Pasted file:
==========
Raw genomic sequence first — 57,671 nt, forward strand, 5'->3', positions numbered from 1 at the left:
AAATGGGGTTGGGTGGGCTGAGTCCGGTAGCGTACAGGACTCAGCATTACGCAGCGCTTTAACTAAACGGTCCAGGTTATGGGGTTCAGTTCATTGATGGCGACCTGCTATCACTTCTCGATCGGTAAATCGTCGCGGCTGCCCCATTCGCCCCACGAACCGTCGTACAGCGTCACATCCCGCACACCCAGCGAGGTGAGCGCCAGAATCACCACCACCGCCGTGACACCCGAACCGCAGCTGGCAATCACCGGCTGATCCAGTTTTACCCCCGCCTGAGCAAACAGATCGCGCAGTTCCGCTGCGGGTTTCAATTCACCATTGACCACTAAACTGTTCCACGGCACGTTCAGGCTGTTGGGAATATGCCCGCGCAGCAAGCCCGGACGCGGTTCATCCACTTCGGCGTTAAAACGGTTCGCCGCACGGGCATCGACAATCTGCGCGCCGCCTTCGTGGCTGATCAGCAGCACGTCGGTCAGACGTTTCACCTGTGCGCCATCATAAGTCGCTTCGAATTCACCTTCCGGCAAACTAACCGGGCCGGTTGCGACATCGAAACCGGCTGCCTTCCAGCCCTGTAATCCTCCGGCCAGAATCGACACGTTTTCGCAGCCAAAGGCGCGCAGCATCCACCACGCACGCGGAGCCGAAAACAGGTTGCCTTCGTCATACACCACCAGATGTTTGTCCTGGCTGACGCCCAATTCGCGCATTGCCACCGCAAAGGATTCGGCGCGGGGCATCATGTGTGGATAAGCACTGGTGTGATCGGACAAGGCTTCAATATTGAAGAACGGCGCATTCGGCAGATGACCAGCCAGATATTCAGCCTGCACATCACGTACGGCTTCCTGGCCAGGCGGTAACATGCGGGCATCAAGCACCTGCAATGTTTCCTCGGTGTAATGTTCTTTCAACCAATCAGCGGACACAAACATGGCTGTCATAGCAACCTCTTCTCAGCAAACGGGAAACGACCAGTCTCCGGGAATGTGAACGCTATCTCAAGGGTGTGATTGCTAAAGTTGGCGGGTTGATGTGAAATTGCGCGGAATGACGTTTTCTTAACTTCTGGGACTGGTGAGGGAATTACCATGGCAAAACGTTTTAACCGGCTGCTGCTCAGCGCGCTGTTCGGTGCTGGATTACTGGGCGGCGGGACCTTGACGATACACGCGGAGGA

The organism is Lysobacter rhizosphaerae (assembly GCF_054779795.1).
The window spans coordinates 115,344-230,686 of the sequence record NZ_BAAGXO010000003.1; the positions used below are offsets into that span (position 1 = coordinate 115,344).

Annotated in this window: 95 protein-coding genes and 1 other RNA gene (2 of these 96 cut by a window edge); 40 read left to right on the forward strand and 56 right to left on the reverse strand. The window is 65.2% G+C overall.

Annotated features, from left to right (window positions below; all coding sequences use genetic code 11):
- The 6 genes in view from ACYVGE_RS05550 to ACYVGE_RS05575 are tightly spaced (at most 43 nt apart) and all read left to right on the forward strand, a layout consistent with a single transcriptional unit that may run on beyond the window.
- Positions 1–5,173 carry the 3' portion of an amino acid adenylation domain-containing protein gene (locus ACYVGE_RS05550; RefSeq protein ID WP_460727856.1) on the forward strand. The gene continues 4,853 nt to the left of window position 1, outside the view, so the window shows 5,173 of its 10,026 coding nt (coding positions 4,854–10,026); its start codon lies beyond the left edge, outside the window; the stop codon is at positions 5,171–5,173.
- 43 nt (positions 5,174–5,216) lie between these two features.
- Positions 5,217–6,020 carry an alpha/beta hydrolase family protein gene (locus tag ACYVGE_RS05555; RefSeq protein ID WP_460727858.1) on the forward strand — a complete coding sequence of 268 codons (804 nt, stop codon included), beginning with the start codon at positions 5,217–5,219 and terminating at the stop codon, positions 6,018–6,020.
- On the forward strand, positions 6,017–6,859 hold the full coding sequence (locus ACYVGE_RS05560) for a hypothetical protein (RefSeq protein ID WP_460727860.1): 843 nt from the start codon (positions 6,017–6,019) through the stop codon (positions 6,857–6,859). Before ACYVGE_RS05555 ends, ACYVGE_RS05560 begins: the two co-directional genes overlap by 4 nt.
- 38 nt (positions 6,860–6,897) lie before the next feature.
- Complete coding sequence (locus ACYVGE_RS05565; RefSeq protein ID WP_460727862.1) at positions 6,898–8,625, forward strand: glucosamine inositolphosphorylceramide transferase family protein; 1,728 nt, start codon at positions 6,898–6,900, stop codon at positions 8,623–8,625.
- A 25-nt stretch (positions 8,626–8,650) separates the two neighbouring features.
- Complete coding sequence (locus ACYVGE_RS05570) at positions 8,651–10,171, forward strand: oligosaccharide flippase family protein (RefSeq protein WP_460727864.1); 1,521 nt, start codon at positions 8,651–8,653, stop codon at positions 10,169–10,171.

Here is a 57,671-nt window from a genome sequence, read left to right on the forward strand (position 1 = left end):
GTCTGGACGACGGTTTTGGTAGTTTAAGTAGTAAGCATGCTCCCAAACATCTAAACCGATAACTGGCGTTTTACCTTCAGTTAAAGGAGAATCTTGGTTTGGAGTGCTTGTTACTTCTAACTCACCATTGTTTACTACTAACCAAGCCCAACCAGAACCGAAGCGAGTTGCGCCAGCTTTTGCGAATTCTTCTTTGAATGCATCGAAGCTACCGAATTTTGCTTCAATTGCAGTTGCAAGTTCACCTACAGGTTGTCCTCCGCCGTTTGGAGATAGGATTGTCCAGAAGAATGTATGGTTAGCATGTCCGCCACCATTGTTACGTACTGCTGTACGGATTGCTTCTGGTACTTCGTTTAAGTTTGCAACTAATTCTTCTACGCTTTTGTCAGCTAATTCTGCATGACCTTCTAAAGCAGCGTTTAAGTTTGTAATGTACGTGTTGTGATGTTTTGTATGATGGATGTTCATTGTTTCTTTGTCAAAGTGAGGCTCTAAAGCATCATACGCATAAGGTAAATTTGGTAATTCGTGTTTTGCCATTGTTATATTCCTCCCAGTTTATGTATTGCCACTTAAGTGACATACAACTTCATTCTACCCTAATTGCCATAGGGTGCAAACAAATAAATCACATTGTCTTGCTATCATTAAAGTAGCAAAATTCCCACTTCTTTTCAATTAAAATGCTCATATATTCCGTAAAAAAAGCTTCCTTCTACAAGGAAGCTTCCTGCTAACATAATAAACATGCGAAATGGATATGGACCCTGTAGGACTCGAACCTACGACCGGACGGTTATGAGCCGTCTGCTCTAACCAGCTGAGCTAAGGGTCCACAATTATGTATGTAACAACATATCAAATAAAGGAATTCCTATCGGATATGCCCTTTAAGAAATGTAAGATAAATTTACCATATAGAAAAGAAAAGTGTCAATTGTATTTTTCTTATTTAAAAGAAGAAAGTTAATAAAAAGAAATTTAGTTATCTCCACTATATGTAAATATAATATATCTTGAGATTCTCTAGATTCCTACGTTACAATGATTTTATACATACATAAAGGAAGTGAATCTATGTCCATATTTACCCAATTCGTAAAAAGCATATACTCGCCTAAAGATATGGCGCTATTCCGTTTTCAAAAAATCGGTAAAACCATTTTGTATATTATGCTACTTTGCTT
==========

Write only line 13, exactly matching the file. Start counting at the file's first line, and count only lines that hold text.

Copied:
- Complete coding sequence (locus ACYVGE_RS05565; RefSeq protein ID WP_460727862.1) at positions 6,898–8,625, forward strand: glucosamine inositolphosphorylceramide transferase family protein; 1,728 nt, start codon at positions 6,898–6,900, stop codon at positions 8,623–8,625.